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Is it possible to create a useful API in the course of a day or two? That’s exactly what the authors of the new framework called API Platform promise to us. However, you probably wonder if it’s really worthwhile to spend time getting to know yet another tool. Well, it depends.
One of the most important challenges in the software development is to “not reinvent the wheel”. That’s why, from the beginning of the history of coding, developers have tried to create solutions that’d speed up their work by automating the most repetitive processes. However, selecting tools that’ll really meet your requirements is almost always a painful procedure.
Among the most promising frameworks/tools that have shown up in the PHP world recently is API Platform. In my work, I often consult solutions with my clients — who usually are CTOs as myself. And now, more and more often, I get questions about API Platform. Is it really a useful framework or just some temporary hype? We’ve used API Platform in The Software House in a dozen of projects now, therefore, I feel like I already have enough experience to share with you some of our thoughts.
API Platform was created in 2015 by a Symfony expert, Kévin Dunglas. It was claimed to be one of the most important development events on SymfonyCon in Paris, alongside Platform.sh and Blackfire.io. Among those three, I think API Platform was the most successful one. While the first version had indeed some annoying mechanisms, the framework was greatly enhanced in version 2. But let’s start from the beginning: what does it actually do?
In short, it’s a tool based on the PHP Symfony framework which helps you speed up building the backend part of your project.
Especially in the beginning of the development process (but sometimes on later stages as well), we have to put the same code over and over again without any or with some little changes, for example when implementing the paging mechanism or an authorisation system. It doesn’t matter if you’re creating an app for a bookshop or for a car renting company — for sure there’ll be a list of some items, a place where you can add an item, edit it and, of course, delete it.
Mechanisms which allow you to speed up the development of those parts are called CRUD or boilerplate. And there are lots of them on the market. You’ve probably already used Admin Generator for Symfony 1 or Scaffolding for Ruby on Rails. What’s new in API Platform is that times have changed and now we’re facing a completely different approach to architecture. All the previous solutions were creating monolith codes where backend and frontend were created on the server side. Now, we tend to implement more service-oriented architecture with a backend API that serves the data and a couple of clients consuming it — for example frontend SPA applications or mobile apps. API Platform focuses only on API, leaving the presentation layer to others.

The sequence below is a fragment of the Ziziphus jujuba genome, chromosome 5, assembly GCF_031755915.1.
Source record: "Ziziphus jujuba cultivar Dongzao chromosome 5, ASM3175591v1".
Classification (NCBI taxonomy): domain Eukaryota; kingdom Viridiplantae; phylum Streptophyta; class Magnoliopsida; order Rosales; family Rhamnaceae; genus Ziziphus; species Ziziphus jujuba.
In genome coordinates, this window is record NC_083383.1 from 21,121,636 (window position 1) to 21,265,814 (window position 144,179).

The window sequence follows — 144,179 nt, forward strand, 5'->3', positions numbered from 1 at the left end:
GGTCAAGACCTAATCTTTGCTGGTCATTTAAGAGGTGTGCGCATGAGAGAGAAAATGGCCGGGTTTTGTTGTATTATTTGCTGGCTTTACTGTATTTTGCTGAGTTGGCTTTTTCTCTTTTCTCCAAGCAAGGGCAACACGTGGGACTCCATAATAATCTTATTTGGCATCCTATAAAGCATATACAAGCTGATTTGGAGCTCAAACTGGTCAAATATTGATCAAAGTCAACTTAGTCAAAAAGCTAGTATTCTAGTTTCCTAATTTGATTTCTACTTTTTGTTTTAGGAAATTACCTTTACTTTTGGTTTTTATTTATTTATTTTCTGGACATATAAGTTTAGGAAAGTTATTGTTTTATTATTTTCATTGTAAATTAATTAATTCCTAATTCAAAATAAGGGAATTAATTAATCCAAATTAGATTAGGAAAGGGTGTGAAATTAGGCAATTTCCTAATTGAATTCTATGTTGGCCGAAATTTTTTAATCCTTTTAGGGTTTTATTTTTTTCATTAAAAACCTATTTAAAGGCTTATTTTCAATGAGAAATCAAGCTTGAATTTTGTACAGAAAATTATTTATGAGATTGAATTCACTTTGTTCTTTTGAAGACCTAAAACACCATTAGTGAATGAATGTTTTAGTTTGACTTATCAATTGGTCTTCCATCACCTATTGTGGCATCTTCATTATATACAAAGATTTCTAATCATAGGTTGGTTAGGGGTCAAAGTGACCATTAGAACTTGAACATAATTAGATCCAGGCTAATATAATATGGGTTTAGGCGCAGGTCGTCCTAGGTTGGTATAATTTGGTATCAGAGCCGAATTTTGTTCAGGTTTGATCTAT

Here’s the list of my favourites:
If I was about to present estimation for building from scratch an API which, for example, handles about 3 database entities (let’s say, we have a school with classes, teachers and students and need to build a really simple CRM) with some authorisation, filters, paging and documentation, I’d say it’d took about 2–3 weeks to implement. With API Platform we can prepare it in one day.
OK, I know what you’re thinking at this moment:
Yes — that’s also true in this situation. After the basic setup, things tend to be a little more complicated than in the tutorial on the API Platform’s website (BTW: a very good tutorial). After you create a database as you like and configure all the relations, you’ll probably need some custom fields or some custom business logic for your API. You start to look for the code and it occurs that there isn’t any! You have to do everything via the special filters or create customised controllers. And both solutions require pretty good knowledge of Symfony — the framework on which everything’s built here (I’ll get back to it later).
Actually, it’s for both — the main problem is the gap in between. If you’re a beginner and just want to create a very simple API, you can for sure use this tool but please do not expect that you’ll be able to customise it exactly as you wish. I’ve also seen frontend developers who wanted to specialise their app on frontend side using one of the modern SPA frameworks (like Angular or React for example) but still needed a simple API that’ll deliver them some backend data — API Platform worked very well for them.